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Reduction to Absurdity

Sadly, my opponent didn't answer my question from last round regarding whether God can elevate a mere mortal to status greater than his own. Seeing as how "Unlimited & Anything" includes this perverse notion I'll just take it for granted. Any claim to the contrary will be a limit on omnipotence.

The Ontological Argument for the Existence of God [3], first stated by St. Anselm of Canterbury in 1078 and refined by such worthies as Descartes, Leibniz and Godel runs as follows:

(P1) God is the greatest being which can be imagined.

(P2) God exists as an idea in the mind.

(P3) All else being equal, a being that exists in reality is greater than a being that exists only as an idea in the mind.

(P4) If God exists only as an idea in the mind, then we can imagine something that is greater than God, a greatest possible being that exists in reality.

(P5) We cannot imagine something that is greater than God because it is a contradiction to imagine a being greater than the greatest possible being that can be imagined.

(C) God must exist in reality.

Congratulations on invalidating the first premise and invalidating the Ontological Argument. The howling horde of apologists that will shortly break down your door is actually the least of your worries. We need not use just any random mortal for elevation to super-deity status. We can use a specific one. Me. Substituting my new name for God's:

(P1) Uber-Paleophyte is the greatest being which can be imagined.

Keep substituting my name into the Ontological Argument in place of God's and Voila!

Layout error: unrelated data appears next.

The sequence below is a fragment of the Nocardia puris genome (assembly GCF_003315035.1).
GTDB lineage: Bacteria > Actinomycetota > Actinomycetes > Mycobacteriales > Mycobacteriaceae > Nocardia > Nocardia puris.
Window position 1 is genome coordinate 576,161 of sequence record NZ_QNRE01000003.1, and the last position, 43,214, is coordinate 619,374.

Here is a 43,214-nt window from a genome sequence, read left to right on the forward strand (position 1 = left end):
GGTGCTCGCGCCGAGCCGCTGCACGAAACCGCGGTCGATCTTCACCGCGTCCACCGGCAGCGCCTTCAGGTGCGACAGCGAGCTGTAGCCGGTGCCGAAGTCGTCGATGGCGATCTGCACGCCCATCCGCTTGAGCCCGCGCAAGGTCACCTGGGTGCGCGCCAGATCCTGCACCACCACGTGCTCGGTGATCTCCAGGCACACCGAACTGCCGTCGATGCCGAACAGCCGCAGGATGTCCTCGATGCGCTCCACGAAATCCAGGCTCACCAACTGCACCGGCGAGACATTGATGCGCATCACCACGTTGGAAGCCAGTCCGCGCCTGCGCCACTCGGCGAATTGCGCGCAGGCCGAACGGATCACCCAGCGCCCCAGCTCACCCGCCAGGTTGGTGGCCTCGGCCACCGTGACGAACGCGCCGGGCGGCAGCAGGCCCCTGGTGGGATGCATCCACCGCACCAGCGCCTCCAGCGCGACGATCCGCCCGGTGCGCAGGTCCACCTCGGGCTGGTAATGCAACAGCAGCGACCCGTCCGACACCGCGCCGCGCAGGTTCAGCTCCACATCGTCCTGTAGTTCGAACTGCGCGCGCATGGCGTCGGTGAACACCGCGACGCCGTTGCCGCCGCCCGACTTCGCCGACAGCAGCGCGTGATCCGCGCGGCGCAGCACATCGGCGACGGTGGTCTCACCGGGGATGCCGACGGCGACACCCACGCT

(C) Uber-Paleophyte exists!

By blending the contradictions inherent in unlimited power with the Ontological Argument we have proven that

I am now God. Kindly Vote Accordingly.

If it'll make you happier I can violate a little causality while I'm here and become the Uncaused Cause.

This is the sort of foolishness that logic degenerates into when you invoke the infinite. It's why any smart philosopher avoids the stuff like the plague.

Conclusion: While it is possible that a deity might have the power to commit paradox, the explosive nature of the logical contradictions lead to absurdities. Even the existence of such an entity would be indeterminate. It is incomprehensible and unworthy of further consideration.

[2] The Infinite Hotel Paradox - Jeff Dekofsky

[3] Anselm: Ontological Argument for God's Existence



I see your point, but your conclusion is completely ridiculous. The rules of the Universe haven't always existed (Because the Universe itself hasn't always existed), so there must be something/one that is not under the limits of logic, time, mater, etc. that exist. It's silly to say a being that can contradict itself is not worth consideration, because you are using your own human logic and applying it to a God that is unaffected by it.
Debate Round No. 3


"It's silly to say a being that can contradict itself is not worth consideration, because you are using your own human logic and applying it to a God that is unaffected by it."

No, I'm applying human logic to the limitations of humans. God may exist and may well be worthy of consideration, but because of the limitations of us mere mortals we can't be the ones to do the considering.

When we attempt to contemplate the infinite, when we apply out reason to topics not limited by reason, we have no chance of actually understanding it. The paramecia living in the dust in the air intake of my computer have a better chance of comprehending this debate. That gap is merely finite.

The topic isn't unworthy of consideration because it isn't important. It's unworthy of consideration because we are incapable.